Thanks for sharing these. I've seen Garner give an illustrated talk about the genesis of the book, but these are actually clearer than I remember his being.
As I was peering at the memorial stone to John Turner, my daughter came up behind me and said, "That looks like a weird stone." A very Garnerish moment!
The talk that is reprinted on the Garner website contains references to photographs- only they're not attached. Very frustrating.
...Is this the Alan Garner of The Owl Service and Elidor fame? Because if so, you might be able, very faintly, to hear my transatlantic squee even now. I've never HEARD of this book, but must now go and find it at once!
It's the same guy. Thursbitch came out in 2003.
That's so much as I imagined it! Thank you for the marvellous pictures.
It's a very lonely place- or perhaps not- because I didn't particularly feel alone- but not hostile. My presence there was tolerated.
Wow! What a fascinating place. I should not have expected such a place to survive into these latter days reasonably unmolested.
Does Garner's novel offer a satisfactory explanation of what's going on?
And it's only five miles from the large, post-industrial town of Macclesfield.
Garner spent decades researching the book. He had all this disparate material that seemed to be linked in some fashion, but he couldn't see how. In the end I think he ties it together admirably.
Thanks so much for sharing all this. Usually, ghost stories don't do too terribly much for me, but this is fascinating. I should love to see the well he mentions.
One puzzling question is why no one in the archaeologicl community seems interested in Thursbitch, if Garner's discoveries have the significance he believes them to have.
I found another article about Garner and his work:http://www.common-ground.org.uk/2010/03/unriddling-the-world/
That's a good article.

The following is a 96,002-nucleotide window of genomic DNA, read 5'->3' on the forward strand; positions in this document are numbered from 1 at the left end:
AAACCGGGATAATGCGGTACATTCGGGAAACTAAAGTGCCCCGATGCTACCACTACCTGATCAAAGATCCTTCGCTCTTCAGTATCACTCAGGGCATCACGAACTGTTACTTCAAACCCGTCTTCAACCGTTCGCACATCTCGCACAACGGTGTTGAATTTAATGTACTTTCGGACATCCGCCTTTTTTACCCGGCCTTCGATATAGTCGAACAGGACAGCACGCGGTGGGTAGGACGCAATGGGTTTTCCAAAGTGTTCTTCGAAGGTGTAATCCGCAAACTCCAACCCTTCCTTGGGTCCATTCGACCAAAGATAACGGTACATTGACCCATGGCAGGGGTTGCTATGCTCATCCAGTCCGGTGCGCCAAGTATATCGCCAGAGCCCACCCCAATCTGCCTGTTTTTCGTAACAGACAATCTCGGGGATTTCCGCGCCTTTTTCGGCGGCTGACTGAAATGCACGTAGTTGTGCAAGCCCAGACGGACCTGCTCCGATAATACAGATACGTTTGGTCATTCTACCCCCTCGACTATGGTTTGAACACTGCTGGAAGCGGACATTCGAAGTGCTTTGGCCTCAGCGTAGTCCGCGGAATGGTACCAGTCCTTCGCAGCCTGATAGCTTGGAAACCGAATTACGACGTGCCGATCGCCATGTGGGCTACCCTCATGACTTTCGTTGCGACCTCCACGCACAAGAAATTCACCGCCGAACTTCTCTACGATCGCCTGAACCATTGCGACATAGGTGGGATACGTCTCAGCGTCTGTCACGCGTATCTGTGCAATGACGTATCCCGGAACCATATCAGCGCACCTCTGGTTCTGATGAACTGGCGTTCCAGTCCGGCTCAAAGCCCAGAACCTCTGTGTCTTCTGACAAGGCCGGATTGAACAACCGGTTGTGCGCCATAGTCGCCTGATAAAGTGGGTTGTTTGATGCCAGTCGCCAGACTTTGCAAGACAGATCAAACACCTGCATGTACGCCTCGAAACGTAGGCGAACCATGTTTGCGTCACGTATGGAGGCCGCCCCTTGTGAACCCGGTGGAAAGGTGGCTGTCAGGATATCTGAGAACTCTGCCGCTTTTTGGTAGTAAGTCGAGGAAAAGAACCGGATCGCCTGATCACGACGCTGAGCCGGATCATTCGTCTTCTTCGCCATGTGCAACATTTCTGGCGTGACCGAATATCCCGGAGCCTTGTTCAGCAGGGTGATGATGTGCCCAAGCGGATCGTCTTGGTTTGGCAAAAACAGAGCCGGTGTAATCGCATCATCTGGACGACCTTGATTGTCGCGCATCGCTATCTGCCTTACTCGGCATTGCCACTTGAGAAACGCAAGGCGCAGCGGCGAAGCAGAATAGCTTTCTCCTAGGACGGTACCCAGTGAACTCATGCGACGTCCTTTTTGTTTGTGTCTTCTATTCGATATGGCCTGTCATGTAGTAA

I believe the answer to most things in archaeology- in particular why one site gets dug and another doesn't- is funding.
I had thought funding might be the answer. Thanks again.
I do love the way that Garner's stories are inextricably linked with the landscape. I haven't read Garner's more recent works, but your photos have made me want to read the book now!
Thursbitch is a wonderful book.
To find out more about the mythos read this fascinating article- and to find out even more read the book.
Thursbitch is, I think, the only novel by Garner I've never read—there wasn't a copy in the house when I was growing up and I never see it in used book stores. I will track it down.
It's very recent. It first came out in 2003. I believe it's one of his best.
You must. I agree that it's one of his best - and its last page is one of the most beautiful things I know.
I'm not really convinced that these monoliths are in situ...
What a bizarre memorial stone - and what's with the woman's shoe???
I'm agnostic about the monoliths, but it makes for a great story.
As for the shoe, who knows...
Excellent article. I could sit and read about Garner all day. What a fascinating man!
What a wonderfully creepy old tombstone! I love the words.
It's that cool windy time of year when I pile up my ghost books and make hot tea.
I've recently read Uncle Silas by LeFanu. How claustrophobic and spooky his writing is--this book isn't exactly a ghost story, but it's scarier than some I've read (his "Judge's House" is one of my favorite stories).
Hope you and Ailz are well.
My grandchildren now have two black rabbits! I told them about yours.
I did a mini dissertation on le Fanu when I was at University.
He's good, isn't he! I recommend The House by the Churchyard.
We're fine. Going on holiday in a couple of days. It's good to have you back.